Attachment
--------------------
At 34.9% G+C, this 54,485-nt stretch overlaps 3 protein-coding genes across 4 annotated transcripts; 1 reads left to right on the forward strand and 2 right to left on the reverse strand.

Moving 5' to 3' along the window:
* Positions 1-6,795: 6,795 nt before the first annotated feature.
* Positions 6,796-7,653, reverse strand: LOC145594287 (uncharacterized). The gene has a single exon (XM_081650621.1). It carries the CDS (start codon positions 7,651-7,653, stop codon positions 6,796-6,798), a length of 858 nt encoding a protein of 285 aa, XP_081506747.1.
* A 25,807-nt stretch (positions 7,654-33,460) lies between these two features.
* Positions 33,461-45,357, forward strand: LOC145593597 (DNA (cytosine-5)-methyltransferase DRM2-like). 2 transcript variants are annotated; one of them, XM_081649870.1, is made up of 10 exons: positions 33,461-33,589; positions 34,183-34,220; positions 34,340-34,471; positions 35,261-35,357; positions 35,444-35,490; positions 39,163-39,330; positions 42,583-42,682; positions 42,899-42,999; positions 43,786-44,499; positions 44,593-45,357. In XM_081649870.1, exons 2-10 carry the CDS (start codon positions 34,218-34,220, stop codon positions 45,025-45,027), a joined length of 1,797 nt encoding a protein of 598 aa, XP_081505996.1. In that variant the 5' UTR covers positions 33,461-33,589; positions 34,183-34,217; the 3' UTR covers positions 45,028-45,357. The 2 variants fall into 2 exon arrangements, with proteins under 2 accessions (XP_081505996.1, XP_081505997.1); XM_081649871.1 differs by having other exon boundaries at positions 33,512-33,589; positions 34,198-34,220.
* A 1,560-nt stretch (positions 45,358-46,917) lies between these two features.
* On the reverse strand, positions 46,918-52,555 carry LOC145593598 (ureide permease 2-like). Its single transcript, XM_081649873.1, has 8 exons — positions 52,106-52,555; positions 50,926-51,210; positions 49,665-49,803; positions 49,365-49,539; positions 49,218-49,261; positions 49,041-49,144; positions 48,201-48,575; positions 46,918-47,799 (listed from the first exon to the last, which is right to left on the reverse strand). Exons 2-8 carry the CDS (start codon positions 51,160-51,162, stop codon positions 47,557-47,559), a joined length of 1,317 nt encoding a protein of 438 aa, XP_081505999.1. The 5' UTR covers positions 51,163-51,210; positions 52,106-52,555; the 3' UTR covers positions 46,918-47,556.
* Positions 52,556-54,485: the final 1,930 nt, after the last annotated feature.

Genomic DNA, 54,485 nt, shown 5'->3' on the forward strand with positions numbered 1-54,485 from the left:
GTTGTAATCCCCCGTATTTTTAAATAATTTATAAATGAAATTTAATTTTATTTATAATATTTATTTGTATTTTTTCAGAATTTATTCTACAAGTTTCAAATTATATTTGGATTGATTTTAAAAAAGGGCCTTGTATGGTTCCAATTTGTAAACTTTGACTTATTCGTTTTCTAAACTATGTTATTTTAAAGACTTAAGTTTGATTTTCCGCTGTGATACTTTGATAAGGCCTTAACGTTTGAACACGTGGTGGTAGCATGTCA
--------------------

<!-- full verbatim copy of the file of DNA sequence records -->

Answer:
At 34.9% G+C, this 54,485-nt stretch overlaps 3 protein-coding genes across 4 annotated transcripts; 1 reads left to right on the forward strand and 2 right to left on the reverse strand.

Moving 5' to 3' along the window:
* Positions 1-6,795: 6,795 nt before the first annotated feature.
* Positions 6,796-7,653, reverse strand: LOC145594287 (uncharacterized). The gene has a single exon (XM_081650621.1). It carries the CDS (start codon positions 7,651-7,653, stop codon positions 6,796-6,798), a length of 858 nt encoding a protein of 285 aa, XP_081506747.1.
* A 25,807-nt stretch (positions 7,654-33,460) lies between these two features.
* Positions 33,461-45,357, forward strand: LOC145593597 (DNA (cytosine-5)-methyltransferase DRM2-like). 2 transcript variants are annotated; one of them, XM_081649870.1, is made up of 10 exons: positions 33,461-33,589; positions 34,183-34,220; positions 34,340-34,471; positions 35,261-35,357; positions 35,444-35,490; positions 39,163-39,330; positions 42,583-42,682; positions 42,899-42,999; positions 43,786-44,499; positions 44,593-45,357. In XM_081649870.1, exons 2-10 carry the CDS (start codon positions 34,218-34,220, stop codon positions 45,025-45,027), a joined length of 1,797 nt encoding a protein of 598 aa, XP_081505996.1. In that variant the 5' UTR covers positions 33,461-33,589; positions 34,183-34,217; the 3' UTR covers positions 45,028-45,357. The 2 variants fall into 2 exon arrangements, with proteins under 2 accessions (XP_081505996.1, XP_081505997.1); XM_081649871.1 differs by having other exon boundaries at positions 33,512-33,589; positions 34,198-34,220.
* A 1,560-nt stretch (positions 45,358-46,917) lies between these two features.
* On the reverse strand, positions 46,918-52,555 carry LOC145593598 (ureide permease 2-like). Its single transcript, XM_081649873.1, has 8 exons — positions 52,106-52,555; positions 50,926-51,210; positions 49,665-49,803; positions 49,365-49,539; positions 49,218-49,261; positions 49,041-49,144; positions 48,201-48,575; positions 46,918-47,799 (listed from the first exon to the last, which is right to left on the reverse strand). Exons 2-8 carry the CDS (start codon positions 51,160-51,162, stop codon positions 47,557-47,559), a joined length of 1,317 nt encoding a protein of 438 aa, XP_081505999.1. The 5' UTR covers positions 51,163-51,210; positions 52,106-52,555; the 3' UTR covers positions 46,918-47,556.
* Positions 52,556-54,485: the final 1,930 nt, after the last annotated feature.

Genomic DNA, 54,485 nt, shown 5'->3' on the forward strand with positions numbered 1-54,485 from the left:
GTTGTAATCCCCCGTATTTTTAAATAATTTATAAATGAAATTTAATTTTATTTATAATATTTATTTGTATTTTTTCAGAATTTATTCTACAAGTTTCAAATTATATTTGGATTGATTTTAAAAAAGGGCCTTGTATGGTTCCAATTTGTAAACTTTGACTTATTCGTTTTCTAAACTATGTTATTTTAAAGACTTAAGTTTGATTTTCCGCTGTGATACTTTGATAAGGCCTTAACGTTTGAACACGTGGTGGTAGCATGTCA